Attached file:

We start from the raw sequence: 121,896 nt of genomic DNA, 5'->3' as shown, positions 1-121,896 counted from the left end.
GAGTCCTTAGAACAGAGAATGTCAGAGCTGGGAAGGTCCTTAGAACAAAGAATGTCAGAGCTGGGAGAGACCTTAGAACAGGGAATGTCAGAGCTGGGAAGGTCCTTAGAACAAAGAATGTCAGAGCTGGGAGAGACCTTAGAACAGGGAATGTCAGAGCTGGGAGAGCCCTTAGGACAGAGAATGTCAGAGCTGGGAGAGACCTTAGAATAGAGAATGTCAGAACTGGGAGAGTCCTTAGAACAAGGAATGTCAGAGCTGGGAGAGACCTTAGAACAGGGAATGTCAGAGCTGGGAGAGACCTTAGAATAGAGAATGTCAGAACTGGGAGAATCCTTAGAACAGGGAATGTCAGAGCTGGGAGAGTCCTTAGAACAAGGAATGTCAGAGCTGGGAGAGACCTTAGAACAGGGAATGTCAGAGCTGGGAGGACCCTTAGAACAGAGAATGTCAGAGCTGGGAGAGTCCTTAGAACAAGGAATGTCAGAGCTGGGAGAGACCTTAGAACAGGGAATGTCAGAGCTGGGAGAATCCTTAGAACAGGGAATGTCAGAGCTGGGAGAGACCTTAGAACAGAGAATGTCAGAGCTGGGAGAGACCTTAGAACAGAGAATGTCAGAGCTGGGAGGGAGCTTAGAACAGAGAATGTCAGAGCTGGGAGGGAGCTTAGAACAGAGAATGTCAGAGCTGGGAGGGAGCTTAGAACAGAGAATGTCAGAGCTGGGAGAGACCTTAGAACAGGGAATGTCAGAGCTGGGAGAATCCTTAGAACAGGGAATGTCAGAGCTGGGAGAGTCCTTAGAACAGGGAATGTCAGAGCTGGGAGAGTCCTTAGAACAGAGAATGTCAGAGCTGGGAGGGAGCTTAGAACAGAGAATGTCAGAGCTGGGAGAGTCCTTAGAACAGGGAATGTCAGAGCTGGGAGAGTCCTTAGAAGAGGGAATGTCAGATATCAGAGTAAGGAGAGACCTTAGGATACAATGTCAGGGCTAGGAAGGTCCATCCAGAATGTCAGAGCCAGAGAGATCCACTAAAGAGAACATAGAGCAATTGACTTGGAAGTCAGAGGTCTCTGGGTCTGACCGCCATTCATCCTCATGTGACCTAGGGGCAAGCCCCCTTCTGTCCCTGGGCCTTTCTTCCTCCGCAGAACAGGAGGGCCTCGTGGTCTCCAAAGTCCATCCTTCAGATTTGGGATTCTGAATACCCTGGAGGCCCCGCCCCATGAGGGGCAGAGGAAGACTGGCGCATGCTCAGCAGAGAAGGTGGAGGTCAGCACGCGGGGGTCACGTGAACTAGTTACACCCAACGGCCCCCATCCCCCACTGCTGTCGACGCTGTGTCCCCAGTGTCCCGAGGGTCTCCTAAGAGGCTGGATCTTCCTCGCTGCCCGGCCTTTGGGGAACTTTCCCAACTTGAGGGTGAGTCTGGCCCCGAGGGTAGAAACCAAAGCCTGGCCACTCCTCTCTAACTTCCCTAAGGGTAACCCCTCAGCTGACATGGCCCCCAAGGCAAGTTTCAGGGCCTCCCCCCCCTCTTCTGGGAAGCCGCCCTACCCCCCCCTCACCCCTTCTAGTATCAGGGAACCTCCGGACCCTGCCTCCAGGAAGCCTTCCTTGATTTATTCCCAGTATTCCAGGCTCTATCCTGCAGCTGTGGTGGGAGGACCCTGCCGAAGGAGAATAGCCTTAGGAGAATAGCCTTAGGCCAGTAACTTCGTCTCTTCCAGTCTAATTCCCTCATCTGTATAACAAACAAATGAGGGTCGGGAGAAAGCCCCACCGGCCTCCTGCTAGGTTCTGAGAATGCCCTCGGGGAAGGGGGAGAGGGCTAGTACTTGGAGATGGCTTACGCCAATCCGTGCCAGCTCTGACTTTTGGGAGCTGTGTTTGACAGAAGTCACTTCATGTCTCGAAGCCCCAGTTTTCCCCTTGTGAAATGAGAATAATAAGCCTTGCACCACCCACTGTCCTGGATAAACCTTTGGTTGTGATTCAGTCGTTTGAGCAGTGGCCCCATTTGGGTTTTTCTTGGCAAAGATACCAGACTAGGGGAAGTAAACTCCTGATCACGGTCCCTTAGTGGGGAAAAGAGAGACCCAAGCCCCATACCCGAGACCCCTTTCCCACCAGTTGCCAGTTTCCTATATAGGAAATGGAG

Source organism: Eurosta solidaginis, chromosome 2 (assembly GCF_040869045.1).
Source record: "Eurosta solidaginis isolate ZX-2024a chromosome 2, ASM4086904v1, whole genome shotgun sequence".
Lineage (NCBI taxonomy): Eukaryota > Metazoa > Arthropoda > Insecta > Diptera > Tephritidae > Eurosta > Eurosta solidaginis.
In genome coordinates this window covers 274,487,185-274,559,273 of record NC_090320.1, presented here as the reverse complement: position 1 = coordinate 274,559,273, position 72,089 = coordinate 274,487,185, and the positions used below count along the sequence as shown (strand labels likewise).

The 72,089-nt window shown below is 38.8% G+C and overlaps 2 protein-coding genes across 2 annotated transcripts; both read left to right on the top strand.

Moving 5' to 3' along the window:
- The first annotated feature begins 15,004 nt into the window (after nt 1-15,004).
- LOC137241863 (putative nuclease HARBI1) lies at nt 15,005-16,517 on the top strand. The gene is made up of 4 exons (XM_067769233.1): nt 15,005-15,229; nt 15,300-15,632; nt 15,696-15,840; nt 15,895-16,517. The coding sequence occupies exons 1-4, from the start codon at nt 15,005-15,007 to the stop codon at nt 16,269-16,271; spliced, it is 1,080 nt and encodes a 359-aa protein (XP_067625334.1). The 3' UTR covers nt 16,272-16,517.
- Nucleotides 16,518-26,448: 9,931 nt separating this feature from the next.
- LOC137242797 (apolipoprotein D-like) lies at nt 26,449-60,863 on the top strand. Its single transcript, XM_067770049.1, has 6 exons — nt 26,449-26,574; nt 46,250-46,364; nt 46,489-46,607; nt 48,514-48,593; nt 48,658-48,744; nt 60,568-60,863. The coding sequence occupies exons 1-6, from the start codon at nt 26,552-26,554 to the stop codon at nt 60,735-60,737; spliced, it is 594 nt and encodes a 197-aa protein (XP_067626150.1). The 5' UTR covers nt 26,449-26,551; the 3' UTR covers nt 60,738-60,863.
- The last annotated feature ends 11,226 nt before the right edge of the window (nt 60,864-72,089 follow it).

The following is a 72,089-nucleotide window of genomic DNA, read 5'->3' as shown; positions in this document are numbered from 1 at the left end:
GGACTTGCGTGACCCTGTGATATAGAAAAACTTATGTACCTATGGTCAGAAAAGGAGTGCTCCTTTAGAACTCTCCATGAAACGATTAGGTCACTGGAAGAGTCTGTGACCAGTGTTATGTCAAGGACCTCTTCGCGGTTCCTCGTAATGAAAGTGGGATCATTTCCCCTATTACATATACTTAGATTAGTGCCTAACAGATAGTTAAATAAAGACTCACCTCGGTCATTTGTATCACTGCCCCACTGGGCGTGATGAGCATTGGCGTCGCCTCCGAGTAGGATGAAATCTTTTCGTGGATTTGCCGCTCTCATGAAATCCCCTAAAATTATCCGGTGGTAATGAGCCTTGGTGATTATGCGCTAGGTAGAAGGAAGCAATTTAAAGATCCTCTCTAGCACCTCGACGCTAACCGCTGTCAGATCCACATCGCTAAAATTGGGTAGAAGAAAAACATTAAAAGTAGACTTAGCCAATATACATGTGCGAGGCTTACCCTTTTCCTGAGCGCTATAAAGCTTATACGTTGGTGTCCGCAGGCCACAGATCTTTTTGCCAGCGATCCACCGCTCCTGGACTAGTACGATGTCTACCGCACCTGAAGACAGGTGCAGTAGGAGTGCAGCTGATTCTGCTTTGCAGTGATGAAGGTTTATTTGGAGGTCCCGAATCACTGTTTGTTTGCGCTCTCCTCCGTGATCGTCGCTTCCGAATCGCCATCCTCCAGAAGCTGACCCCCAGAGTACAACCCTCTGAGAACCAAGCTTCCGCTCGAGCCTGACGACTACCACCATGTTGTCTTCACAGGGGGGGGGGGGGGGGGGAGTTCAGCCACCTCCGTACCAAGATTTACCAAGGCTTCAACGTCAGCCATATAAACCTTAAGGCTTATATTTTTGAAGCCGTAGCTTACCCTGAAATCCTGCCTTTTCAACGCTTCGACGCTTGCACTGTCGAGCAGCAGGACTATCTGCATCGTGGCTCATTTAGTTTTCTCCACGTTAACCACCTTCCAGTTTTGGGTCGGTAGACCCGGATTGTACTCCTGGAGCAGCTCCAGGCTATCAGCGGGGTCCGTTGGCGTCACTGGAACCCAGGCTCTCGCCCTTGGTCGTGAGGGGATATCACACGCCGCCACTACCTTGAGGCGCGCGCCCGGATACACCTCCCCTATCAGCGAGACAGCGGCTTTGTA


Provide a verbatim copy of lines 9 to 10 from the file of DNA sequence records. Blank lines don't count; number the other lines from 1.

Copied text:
- The first annotated feature begins 15,004 nt into the window (after nt 1-15,004).
- LOC137241863 (putative nuclease HARBI1) lies at nt 15,005-16,517 on the top strand. The gene is made up of 4 exons (XM_067769233.1): nt 15,005-15,229; nt 15,300-15,632; nt 15,696-15,840; nt 15,895-16,517. The coding sequence occupies exons 1-4, from the start codon at nt 15,005-15,007 to the stop codon at nt 16,269-16,271; spliced, it is 1,080 nt and encodes a 359-aa protein (XP_067625334.1). The 3' UTR covers nt 16,272-16,517.